# Charging a capacitor with AC voltage

1. May 27, 2012

### p75213

1. The problem statement, all variables and given/known data
Can somebody explain how it is possible to charge a capacitor using ac voltage? The way I see it is the capacitor wouldn't have time to charge as the voltage is constantly switching. In the case of 60Hz - 120 times a second.

I seen a schematic of a tesla coil where the capacitor is in series with a primary coil the source is a transformer. A spark gap is in parallel with the source and capacitor/transformer. There were no diodes.

2. Relevant equations

3. The attempt at a solution

Last edited: May 27, 2012
2. May 27, 2012

### tiny-tim

3. May 27, 2012

### shreyakmath

Capacitor stores charge and not current. In genereral,you must convert AC into DC using rectifier diode and then charge the capacitor.

But, if u connect a capacitor with AC source,then it will alternately get charged and discharged determined by frequency of the source. This is obviously because the current isnt in one direction. So it cant be charged i.e charge cant be retained/stored in capacitor in AC curcit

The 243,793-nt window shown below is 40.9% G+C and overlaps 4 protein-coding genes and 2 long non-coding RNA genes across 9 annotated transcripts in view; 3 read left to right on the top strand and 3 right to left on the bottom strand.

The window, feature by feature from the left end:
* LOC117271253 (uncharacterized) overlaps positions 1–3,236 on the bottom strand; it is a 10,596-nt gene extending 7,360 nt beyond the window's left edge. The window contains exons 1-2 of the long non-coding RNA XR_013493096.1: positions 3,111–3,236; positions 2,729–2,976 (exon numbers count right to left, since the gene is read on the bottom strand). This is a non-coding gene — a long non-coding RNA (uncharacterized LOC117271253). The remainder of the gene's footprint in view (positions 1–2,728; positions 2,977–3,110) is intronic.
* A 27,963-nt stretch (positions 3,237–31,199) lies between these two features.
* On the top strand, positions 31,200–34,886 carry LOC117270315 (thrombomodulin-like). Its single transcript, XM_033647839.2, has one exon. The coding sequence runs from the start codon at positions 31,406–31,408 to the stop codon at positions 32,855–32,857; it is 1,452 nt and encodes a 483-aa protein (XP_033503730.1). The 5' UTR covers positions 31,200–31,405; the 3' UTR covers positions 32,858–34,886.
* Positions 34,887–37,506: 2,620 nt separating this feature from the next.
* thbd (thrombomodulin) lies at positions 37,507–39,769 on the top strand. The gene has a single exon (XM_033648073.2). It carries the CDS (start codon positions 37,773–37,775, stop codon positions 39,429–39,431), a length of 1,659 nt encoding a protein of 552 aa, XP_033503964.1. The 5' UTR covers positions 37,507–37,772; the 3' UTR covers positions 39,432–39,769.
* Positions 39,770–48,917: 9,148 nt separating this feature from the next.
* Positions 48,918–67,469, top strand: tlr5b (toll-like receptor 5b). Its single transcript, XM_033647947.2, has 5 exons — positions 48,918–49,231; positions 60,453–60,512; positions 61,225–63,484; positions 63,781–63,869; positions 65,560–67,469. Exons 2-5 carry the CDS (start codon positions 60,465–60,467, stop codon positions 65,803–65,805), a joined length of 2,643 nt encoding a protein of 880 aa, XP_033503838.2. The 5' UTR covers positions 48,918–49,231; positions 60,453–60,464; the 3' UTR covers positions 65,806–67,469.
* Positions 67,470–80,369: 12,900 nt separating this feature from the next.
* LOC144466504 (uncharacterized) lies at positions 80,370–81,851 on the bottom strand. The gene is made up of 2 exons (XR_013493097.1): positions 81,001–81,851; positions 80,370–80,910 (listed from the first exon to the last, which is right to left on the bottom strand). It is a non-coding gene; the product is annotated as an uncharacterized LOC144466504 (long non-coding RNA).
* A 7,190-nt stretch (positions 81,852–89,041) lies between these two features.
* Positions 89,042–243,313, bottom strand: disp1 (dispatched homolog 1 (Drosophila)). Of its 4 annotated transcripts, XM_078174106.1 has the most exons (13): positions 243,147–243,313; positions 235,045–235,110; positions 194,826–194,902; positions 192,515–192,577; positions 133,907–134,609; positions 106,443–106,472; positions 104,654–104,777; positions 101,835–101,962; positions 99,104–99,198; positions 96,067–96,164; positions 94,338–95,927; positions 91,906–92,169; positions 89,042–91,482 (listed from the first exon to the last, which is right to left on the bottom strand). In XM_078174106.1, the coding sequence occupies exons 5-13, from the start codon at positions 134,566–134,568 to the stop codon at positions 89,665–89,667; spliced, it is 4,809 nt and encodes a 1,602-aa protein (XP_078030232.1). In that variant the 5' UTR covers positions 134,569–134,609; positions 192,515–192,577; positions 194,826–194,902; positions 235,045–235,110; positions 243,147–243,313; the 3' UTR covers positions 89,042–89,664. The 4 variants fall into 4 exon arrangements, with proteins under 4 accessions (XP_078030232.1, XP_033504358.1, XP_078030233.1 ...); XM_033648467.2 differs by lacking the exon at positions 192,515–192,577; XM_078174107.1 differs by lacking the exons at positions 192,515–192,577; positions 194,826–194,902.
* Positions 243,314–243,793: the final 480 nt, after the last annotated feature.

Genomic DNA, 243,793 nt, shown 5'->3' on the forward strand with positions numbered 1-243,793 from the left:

4. May 28, 2012

### Moustachio

just consider for example the AC voltage where the the voltage is given by V(t) = Vsin(t), for the duration of the positive part of the wave from 0 to pi/2 the capacitor would be 'charging' for that whole process and be at maximum charge at pi/2.

then from pi/2 to pi, the voltage will be decreasing across the capacitor and so the charge will be decreasing. this will be the same process for the other bit of the wave except it will be charged the other way round eg the plate that was originally positive will be negative from pi to 2pi .

So the capacitor is still charging just for very short intervals depending on the frequency

5. May 28, 2012

### p75213

Yep. I get the picture now. I just didn't appreciate the speed at which this is happening. Basically the spark gap must be firing twice per cycle. I wonder why the cap is there in the first place? Is it because of w=.5cv^2? A quick release of energy into the coil.